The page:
Hotels targeted across Europe and the Middle-East
Recent media reporting has highlighted a campaign targeting the hospitality sector.
The campaign, which reportedly started in July 2017 and may be linked to a similar campaign carried out during the autumn of 2016, is allegedly being carried out by Fancy Bear, also known as APT28. The group has also been implicated in the hack-and-leak campaign against the Democratic National Committee (DNC) during the 2016 US Presidential Elections.
Using EternalBlue, an exploit now infamous for its use in the WannaCry malware campaign, Fancy Bear have allegedly been seeking access to hotel Wi-Fi networks to install malware on guest devices connecting to targeted networks. According to researchers, the attackers may have been able to gain access to victim’s data, including emails, and to harvest online credentials.
The hacking campaign, which has been noted predominantly in mid-upmarket hotels in European capitals and the Middle East, could be targeting foreign government and business travellers. Travellers should be aware of their digital security when travelling overseas. Where possible, travellers are advised not to connect to insecure or untrusted Wi-Fi networks.
Ukrainian post office DDoS and changes in attack methodology
In early August, the website of the national postal service of Ukraine, Ukrposhta, suffered multiple Distributed Denial of Service (DDoS) attacks occurring over two days. These attacks temporarily disabled the online systems used for tracking customer parcels and shipments. In June, the Ukrainian postal service was also significantly affected by the Petya/NotPetya worldwide ransomware attack which also affected Ukrainian banking, state-owned power companies, television and public transport services.
According to security company Imperva, repeated DDoS attacks, targeting the same network, have become more common possibly due to their ability to disrupt some security measures and cause fatigue to those in charge of attack mitigation forcing them to stay alert even in quiet times between attacks.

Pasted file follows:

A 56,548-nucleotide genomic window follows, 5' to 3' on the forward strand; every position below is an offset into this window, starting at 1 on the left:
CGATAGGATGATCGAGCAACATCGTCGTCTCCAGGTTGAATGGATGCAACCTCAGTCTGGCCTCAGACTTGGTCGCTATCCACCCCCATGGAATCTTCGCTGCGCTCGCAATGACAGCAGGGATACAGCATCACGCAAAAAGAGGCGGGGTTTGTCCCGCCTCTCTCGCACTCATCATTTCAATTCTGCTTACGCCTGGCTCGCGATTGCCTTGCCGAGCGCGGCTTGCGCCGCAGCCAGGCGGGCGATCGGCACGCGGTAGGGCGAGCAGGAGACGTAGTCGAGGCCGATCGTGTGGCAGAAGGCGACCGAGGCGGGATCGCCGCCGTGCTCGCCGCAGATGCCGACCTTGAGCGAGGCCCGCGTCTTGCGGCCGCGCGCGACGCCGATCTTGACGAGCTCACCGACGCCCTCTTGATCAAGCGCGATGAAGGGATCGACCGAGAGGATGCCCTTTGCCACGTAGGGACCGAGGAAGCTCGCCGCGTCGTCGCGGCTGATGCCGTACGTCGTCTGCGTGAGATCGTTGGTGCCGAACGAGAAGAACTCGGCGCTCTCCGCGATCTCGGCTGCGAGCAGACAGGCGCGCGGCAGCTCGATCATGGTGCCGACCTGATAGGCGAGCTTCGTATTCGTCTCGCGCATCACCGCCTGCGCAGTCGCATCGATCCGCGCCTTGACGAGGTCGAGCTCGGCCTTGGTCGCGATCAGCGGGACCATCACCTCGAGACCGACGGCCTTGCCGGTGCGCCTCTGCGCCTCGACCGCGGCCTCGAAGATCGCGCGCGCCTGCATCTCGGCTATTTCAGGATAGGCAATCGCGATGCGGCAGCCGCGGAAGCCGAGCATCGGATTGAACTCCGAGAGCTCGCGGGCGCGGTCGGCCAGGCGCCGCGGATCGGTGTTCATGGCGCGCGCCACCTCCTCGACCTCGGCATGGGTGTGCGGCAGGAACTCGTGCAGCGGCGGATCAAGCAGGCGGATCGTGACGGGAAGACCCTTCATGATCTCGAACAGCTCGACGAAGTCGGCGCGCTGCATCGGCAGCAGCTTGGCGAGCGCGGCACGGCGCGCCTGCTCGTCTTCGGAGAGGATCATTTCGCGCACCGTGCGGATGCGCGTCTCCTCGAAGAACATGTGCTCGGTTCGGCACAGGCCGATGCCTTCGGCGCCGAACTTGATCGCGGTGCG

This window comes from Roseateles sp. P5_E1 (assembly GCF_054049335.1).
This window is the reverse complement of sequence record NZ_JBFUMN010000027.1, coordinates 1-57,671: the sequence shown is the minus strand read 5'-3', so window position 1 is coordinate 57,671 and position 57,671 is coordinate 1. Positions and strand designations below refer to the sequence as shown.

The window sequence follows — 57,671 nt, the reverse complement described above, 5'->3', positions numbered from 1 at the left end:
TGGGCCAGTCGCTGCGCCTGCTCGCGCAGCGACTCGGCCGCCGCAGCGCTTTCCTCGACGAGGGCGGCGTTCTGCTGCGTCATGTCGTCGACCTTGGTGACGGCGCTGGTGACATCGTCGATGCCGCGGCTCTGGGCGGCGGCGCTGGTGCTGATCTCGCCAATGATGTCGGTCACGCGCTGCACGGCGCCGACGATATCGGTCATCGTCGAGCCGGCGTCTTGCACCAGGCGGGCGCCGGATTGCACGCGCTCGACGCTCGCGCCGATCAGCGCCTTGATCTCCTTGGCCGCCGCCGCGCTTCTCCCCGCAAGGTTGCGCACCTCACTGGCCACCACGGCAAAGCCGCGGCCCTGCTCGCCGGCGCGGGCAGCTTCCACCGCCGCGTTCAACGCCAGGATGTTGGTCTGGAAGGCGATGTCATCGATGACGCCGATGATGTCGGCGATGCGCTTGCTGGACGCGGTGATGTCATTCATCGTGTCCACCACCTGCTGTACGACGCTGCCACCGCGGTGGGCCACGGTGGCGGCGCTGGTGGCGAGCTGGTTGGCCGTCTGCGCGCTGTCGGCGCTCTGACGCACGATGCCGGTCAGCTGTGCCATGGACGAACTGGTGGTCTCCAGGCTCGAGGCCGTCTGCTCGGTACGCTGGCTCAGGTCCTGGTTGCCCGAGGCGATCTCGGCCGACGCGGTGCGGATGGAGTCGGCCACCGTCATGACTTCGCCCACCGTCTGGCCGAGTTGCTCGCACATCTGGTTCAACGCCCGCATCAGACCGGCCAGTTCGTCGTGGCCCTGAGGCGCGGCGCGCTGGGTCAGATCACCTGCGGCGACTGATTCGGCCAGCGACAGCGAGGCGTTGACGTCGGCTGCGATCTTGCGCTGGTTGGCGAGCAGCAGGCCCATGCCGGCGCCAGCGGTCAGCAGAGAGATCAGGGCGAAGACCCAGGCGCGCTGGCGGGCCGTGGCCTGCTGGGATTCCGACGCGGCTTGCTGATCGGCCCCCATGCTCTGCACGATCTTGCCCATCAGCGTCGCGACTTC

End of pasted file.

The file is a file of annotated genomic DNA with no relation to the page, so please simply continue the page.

There have been some significant changes to the DDoS attack methodology over the last year with Imperva reporting that three quarters of those experiencing DDoS attacks in Q1 2017 were targeted multiple times. Since Q4 2016, the number of DDoS attacks has decreased by about one quarter but conversely the size of individual attacks increased by one quarter. According to internet security company, Verisign, in Q1 2017 58% of DDoS attacks targeted the IT services/cloud/SaaS industry, 28% targeted financial services and 6% targeted media and entertainment. The average cost of a DDoS attack, according to data service provider Neustar now exceeds $2.5 million in lost revenue.
US Internal Revenue Service warns of fake tax software update scam
Just in time for the seasonal upgrading of tax software in the U.S., the Internal Revenue Service (IRS) has warned of a scam that tricks tax professionals into downloading fake software updates, to harvest log in credentials.
The scammer sends phishing emails with the subject "Software Support Update" and emphasise the requirement for an important software update. To receive the fake update, the email asks the users to revalidate their log in credentials by inputting them into a website made to look like the software developer's portal. The credentials, once collected, are then used to access the tax professional’s account and steal client information.
Accountants and professional service providers often hold large amounts of personal information on their clients, so are a rich target for criminals seeking to access large amounts of sensitive data in a single attack. This threat is not unique to the U.S; scammers have similarly been seen targeting UK professionals in timely attacks that exploit key deadlines throughout the financial year.
Measures are already in place and there is further work underway, as part of the UK NCSC’s Active Cyber Defence programme, to prevent the spoofing of HMRC email addresses in similar UK tax-themed attacks. However, accountants and professional services firms should take mitigative steps to protect client data, as criminals may regard them as less resilient than their banking counterparts, and therefore an easier target.
The Cyber Security Information Sharing Partnership (CiSP) is a great way of learning more about threat information as well as engaging with industry and government counterparts. Follow the link below for more information.